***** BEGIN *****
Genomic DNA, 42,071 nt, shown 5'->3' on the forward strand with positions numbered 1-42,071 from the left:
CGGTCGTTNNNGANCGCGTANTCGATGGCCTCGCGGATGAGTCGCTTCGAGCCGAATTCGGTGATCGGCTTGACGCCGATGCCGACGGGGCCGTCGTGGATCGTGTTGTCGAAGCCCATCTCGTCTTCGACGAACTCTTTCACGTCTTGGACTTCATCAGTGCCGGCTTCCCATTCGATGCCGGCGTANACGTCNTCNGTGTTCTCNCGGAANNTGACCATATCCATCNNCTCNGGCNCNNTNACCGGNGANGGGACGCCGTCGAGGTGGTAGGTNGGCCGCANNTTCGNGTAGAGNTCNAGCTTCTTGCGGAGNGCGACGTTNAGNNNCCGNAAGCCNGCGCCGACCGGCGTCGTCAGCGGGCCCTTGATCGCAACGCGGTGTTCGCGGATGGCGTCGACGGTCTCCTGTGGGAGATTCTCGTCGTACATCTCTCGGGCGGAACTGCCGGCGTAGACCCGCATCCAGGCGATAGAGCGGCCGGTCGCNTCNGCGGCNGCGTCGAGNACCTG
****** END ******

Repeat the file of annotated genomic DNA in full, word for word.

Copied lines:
Genomic DNA, 42,071 nt, shown 5'->3' on the forward strand with positions numbered 1-42,071 from the left:
CGGTCGTTNNNGANCGCGTANTCGATGGCCTCGCGGATGAGTCGCTTCGAGCCGAATTCGGTGATCGGCTTGACGCCGATGCCGACGGGGCCGTCGTGGATCGTGTTGTCGAAGCCCATCTCGTCTTCGACGAACTCTTTCACGTCTTGGACTTCATCAGTGCCGGCTTCCCATTCGATGCCGGCGTANACGTCNTCNGTGTTCTCNCGGAANNTGACCATATCCATCNNCTCNGGCNCNNTNACCGGNGANGGGACGCCGTCGAGGTGGTAGGTNGGCCGCANNTTCGNGTAGAGNTCNAGCTTCTTGCGGAGNGCGACGTTNAGNNNCCGNAAGCCNGCGCCGACCGGCGTCGTCAGCGGGCCCTTGATCGCAACGCGGTGTTCGCGGATGGCGTCGACGGTCTCCTGTGGGAGATTCTCGTCGTACATCTCTCGGGCGGAACTGCCGGCGTAGACCCGCATCCAGGCGATAGAGCGGCCGGTCGCNTCNGCGGCNGCGTCGAGNACCTG